A freshman-loaded GFC baseball squad is practicing regularly under Coach Jim Kennison. The biggest future in the P.E. department Fourteen players, ten of them freshmen, have will be in activities, which will be handled much turned out despite the of a playing field. Ac- Bruins Top OCE; more efficiently next year with an added staff cording to Kennison, lack "Greater spirit has been member. shown once again at GFC, more than in the past Two Meets on Tap Next year's courses will allow students to three years when we had a A four-man delegation from diamond." He added that choose a particular section each semester with D A A # IC UlMM AAMM "we're playing a token season George F o x r a n in the annual each section representing two activities. He'll f O C T I S n i Q I I I l l U f l Willamette Relays in Salem . . . we have a lot of impressive last week. Cap Hensley, Julius then spend nine weeks apiece in both sports. For boys who will really come Wafula, Bowers Vkiru and _ , , „ . . through for us next year when example, men will have a choice fall semester be- Hoopsrer G a r y Brown entered in t h e mile Total P o i n t s ond." medley and in the words of tween combined touch football-cross country, Bob Poet 402 The Quakers dropped their t r a c k m e n t o r Jim Kennison, trampoline-tumbling, or volleyball - basketball. E a r l Cooper "while we didn't place first, we 353 » , _ __ weeks ago when they fell to did m a n a g e to place ahead of Women may choose from bowling-badminton, „ our friendly rivals—OCE." Longstrotb. 77 f . leading 6-3 trampoline-tumbling, or volleyball-basketball. In Bruce Two more meets have been Alvin Wilkins 75 going into the final inning. addition, there'll be co-ed activities such as bowl- Loren Calkins 71 Since then the Bruins have scheduled this season: one a t Eugene in April and the other 69 strengthened on the ing-badminton and bowling-archery. Spring se- L a r r y Martin the Willamette Christian con„, , „ mound with the t u r n o u t of L a r ference event in May. mester the men can pick from trampoline-tumbl- Cap Hensley 52 The t u r n o u t includes: Julius ing, tennis-softball, or wrestling-weight training. Darrell Nordyke 35 „ _ Wafula, Bowers Ukiru, Don Women will select from trampoline-tumbling or Steve Wilhite Carey, Bryon Woolsey, sprint31 a r in t h e next issue of The ers; Roger Davidson, low and body mechanics-softball. There'll also be co-ed ac- Brian Beals 14 Crescent. high hurdles; Cap Hensley and Tom O u t w a t e r 5 t u r n o u t includes: Gary tivities : bowling - archery, bowling - badminton, T-. J ii o Brown, Lloyd Pruitt, Bill Steve Wilhite, distances; Ken and tennis-archery. Carsley, pole vault; Jesse KenLonny Fendall 2 ; ^ ^ _ nison, shotput; Gary Brown, 2 i Roberts, Jesse Kennison, Overall, according to athletic director Jim Ron Gregory a y a r d Stone 1 Eyron Woolsey. Dave Fountain, discus; Dick Person, high jump. Kennison, "This should be the last year that we BJim Holton 1 J e r r y Titus, Ken Hearon, Dave / will have a dearth of athletes. We have outstand- TPT-W TiH,« n Cassel, Bob Thompson, L a r r y u ti . ing prospects in all sports. For the first time we j e n y n t u s Newberg Hardware plan to have to cut the football squad. The bas"Your Complete Open House ketball team should be experienced; we will be Hardware Store" fielding the best team the school has ever known— 719 E . F i r s t even better than the 1960-61 squad." We'll Play Realistic Football While the football field will not be ready Coast-to-Coast until 1963-64, the picture is still bright. Besides Stores having a much larger team next year, George Fox F r a n c i s and B a r b a r a Moffitt will probably be paying a "more realistic schedPhone J E 8-5460 ule with games against schools more our size." Hoopsters May Play League Plus Non-League With hopes of changing the present roundrobin league schedule to a single game slate, KenMartin Redding nison will try to schedule several non-league opInsurance Company ponents in addition to the three tournament games. It should be a great season. 612 E a s t F i r s t — J E 8-5313 Thinclads to Get New Track "We're getting pretty impressive prospects and with a new track by this time next year, the SPECIAL ONE-DAY team should number about 25." With a good crop of freshmen out at present, "we should field a SERVICE pretty good team next spring." Fourteen May Return for Baseball AT With freshmen filling ten berths on this year's NO EXTRA CHARGE 14-man squad, with a new field and a big crop of incoming freshmen, next year looks good for baseI T H A P P E N S E V E R Y SPRING. F r e s h m a n gentlemen helped ball. to perpetuate a G F tradition l a s t week. T a k i n g pity on t h e We'll Add Wrestling sweaJtering damsels, they air-conditioned Kanyon Hall by reDo You Want Intercollegiate wrestling will be added next moving the doors. f 1 year. "We have a dozen experienced boys on camthe Best? pus now, with many more coming next year. ProbDick Krohn's NAP'S able opponents include the University of WashThen Send Your Clothes Appliance One-Stop ington and the University of Puget Sound." Super Market to Co-Eds to Compete in Tennis Center "Also initiating next year will be intercolEat at FRIGID AIRE legiate tennis, both men's and women's divisions," BEST CLEANERS APPLIANCES Kennison concluded. NAP'S CAFE SEWING MACHINES Ed. note. It might be pointed out herein Phone JE 8-2621 1 Cup of Coffee A f\ that the women's volleyball record was 18-6 this Sales and Service and 1 Donut I UC 503 E. First St., Newberg year with play-day trips to Linfield college and 315 F i r s t St.—Ph. J E 8-3613 Clark JC. Next year they will combine volleyball and basketball during the men's basketball season instead of volleyball only. "The future does look bright" for the P.E. department in the next few years. Next issue we'll TIRED AND HUNGRY include the improvements to be made to Hester Memorial gymnasium. w e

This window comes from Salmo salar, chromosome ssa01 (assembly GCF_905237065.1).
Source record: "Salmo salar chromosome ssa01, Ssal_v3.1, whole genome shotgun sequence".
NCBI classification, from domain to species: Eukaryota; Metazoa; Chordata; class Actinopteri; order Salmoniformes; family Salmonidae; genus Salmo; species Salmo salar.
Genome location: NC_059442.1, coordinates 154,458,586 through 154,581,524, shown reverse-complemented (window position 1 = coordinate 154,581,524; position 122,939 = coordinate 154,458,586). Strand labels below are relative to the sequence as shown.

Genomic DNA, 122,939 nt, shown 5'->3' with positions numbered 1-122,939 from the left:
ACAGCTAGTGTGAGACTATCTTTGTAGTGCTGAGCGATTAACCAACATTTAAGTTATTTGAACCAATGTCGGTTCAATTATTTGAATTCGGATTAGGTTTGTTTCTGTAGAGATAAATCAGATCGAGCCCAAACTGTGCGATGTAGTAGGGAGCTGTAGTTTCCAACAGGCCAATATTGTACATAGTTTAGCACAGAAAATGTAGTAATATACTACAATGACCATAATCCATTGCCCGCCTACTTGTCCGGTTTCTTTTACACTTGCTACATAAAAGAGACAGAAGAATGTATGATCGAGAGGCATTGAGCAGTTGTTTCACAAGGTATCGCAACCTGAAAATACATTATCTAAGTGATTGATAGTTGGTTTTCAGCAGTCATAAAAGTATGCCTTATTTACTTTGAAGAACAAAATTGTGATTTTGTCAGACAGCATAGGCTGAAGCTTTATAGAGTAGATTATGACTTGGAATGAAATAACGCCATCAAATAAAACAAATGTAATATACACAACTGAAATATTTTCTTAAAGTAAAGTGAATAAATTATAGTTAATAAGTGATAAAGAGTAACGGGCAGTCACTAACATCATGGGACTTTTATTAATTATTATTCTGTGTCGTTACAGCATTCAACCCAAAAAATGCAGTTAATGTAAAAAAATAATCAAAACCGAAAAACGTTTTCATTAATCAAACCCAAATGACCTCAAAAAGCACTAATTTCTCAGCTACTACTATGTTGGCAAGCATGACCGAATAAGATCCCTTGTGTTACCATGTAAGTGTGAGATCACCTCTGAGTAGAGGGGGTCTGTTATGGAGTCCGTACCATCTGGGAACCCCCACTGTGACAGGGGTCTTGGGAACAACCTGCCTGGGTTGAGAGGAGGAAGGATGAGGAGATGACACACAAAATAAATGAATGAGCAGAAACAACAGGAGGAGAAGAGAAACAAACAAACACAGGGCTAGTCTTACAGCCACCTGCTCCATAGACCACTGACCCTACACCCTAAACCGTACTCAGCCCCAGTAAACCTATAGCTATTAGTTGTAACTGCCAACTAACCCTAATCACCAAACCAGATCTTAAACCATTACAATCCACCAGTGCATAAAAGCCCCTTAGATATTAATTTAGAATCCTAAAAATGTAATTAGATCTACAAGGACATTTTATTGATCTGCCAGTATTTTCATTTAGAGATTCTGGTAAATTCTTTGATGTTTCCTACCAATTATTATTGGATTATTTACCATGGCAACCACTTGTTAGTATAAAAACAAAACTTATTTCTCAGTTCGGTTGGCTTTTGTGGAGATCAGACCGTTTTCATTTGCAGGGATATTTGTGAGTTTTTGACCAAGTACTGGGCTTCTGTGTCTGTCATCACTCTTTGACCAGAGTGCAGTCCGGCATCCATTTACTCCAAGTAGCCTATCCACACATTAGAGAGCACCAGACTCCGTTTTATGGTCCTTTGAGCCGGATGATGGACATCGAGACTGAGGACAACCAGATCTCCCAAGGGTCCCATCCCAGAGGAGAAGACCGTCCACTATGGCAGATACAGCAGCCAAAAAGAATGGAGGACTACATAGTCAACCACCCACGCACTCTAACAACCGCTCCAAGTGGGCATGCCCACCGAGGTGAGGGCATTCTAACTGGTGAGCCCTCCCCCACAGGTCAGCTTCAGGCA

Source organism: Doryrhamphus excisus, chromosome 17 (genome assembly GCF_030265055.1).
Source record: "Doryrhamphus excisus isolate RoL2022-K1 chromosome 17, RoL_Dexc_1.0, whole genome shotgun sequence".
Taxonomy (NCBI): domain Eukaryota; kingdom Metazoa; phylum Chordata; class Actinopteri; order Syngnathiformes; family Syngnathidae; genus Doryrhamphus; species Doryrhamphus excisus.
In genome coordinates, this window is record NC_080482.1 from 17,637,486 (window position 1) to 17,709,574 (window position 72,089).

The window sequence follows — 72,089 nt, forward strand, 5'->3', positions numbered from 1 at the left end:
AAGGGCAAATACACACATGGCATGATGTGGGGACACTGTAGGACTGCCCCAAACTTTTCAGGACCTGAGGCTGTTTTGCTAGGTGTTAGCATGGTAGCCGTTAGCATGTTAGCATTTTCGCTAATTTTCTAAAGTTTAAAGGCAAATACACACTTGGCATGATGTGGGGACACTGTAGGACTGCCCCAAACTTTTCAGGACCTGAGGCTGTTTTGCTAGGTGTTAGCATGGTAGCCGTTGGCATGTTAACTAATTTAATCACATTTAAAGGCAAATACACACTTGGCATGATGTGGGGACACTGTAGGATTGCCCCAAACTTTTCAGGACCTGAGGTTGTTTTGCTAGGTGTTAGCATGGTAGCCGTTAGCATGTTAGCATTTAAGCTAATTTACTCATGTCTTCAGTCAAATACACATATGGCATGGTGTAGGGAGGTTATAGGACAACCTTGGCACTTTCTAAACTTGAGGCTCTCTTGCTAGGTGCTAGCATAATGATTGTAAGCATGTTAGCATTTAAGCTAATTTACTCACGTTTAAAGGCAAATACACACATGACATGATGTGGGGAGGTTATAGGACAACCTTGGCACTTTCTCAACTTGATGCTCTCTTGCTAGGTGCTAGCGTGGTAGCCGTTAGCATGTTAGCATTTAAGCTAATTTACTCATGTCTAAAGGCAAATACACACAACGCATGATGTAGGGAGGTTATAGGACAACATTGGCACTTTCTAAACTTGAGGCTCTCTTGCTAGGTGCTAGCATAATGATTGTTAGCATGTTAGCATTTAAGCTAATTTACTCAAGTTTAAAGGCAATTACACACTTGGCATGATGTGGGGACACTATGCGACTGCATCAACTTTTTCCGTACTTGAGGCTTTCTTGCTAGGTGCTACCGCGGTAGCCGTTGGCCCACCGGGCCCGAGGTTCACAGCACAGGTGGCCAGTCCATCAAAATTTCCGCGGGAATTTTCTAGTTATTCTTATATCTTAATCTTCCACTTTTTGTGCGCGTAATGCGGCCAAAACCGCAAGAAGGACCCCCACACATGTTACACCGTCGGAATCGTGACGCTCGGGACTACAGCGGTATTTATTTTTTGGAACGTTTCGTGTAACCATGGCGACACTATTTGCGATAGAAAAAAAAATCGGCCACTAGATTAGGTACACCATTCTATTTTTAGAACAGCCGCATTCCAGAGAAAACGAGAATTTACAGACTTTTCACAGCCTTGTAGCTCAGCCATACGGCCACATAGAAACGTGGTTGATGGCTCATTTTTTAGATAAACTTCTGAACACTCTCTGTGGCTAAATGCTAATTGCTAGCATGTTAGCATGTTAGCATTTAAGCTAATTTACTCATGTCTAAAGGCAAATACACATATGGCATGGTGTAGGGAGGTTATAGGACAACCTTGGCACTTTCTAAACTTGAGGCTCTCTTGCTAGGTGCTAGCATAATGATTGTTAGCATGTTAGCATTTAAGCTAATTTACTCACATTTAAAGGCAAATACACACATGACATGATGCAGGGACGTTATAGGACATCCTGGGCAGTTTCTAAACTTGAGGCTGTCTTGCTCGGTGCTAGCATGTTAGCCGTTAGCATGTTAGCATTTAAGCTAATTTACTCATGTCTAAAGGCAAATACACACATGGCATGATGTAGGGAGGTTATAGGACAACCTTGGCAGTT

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Berrian Service MOBIL GAS AND OIL BILL O'NEIL

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AFTER

TOWNE AND COUNTRY MOTEL J E 8-2800

STUDYING?

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Stop by for a Refreshing Treat

22 U l t r a Modern Units

GAINER'S «.

,

Newberg

13th Pair Shoes

at the

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Dairy Queen

After P u r c h a s i n g 12 P a i r —No Time Limit— on P u r c h a s e of 12 P a i r

TED'S SHOES Shoes for Your E n t i r e F a m i l y 602 E . F i r s t St. — Newberg

CLOSED MONDAYS 404 W. First

Phone JE 8-4088